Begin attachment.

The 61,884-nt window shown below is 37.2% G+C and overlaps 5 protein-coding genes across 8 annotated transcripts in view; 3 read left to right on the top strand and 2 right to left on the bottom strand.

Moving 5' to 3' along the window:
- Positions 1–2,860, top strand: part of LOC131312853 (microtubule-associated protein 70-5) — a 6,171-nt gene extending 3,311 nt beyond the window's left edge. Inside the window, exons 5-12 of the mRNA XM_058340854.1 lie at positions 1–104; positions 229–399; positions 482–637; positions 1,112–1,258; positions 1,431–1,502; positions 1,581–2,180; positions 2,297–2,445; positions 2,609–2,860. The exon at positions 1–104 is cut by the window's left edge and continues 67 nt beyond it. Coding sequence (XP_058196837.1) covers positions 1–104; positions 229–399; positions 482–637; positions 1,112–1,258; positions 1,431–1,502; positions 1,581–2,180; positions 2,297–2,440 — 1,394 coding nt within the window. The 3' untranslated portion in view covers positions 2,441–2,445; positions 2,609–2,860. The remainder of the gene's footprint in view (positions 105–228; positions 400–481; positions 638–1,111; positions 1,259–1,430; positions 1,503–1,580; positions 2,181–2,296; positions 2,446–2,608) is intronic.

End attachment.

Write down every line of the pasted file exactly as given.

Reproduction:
The 61,884-nt window shown below is 37.2% G+C and overlaps 5 protein-coding genes across 8 annotated transcripts in view; 3 read left to right on the top strand and 2 right to left on the bottom strand.

Moving 5' to 3' along the window:
- Positions 1–2,860, top strand: part of LOC131312853 (microtubule-associated protein 70-5) — a 6,171-nt gene extending 3,311 nt beyond the window's left edge. Inside the window, exons 5-12 of the mRNA XM_058340854.1 lie at positions 1–104; positions 229–399; positions 482–637; positions 1,112–1,258; positions 1,431–1,502; positions 1,581–2,180; positions 2,297–2,445; positions 2,609–2,860. The exon at positions 1–104 is cut by the window's left edge and continues 67 nt beyond it. Coding sequence (XP_058196837.1) covers positions 1–104; positions 229–399; positions 482–637; positions 1,112–1,258; positions 1,431–1,502; positions 1,581–2,180; positions 2,297–2,440 — 1,394 coding nt within the window. The 3' untranslated portion in view covers positions 2,441–2,445; positions 2,609–2,860. The remainder of the gene's footprint in view (positions 105–228; positions 400–481; positions 638–1,111; positions 1,259–1,430; positions 1,503–1,580; positions 2,181–2,296; positions 2,446–2,608) is intronic.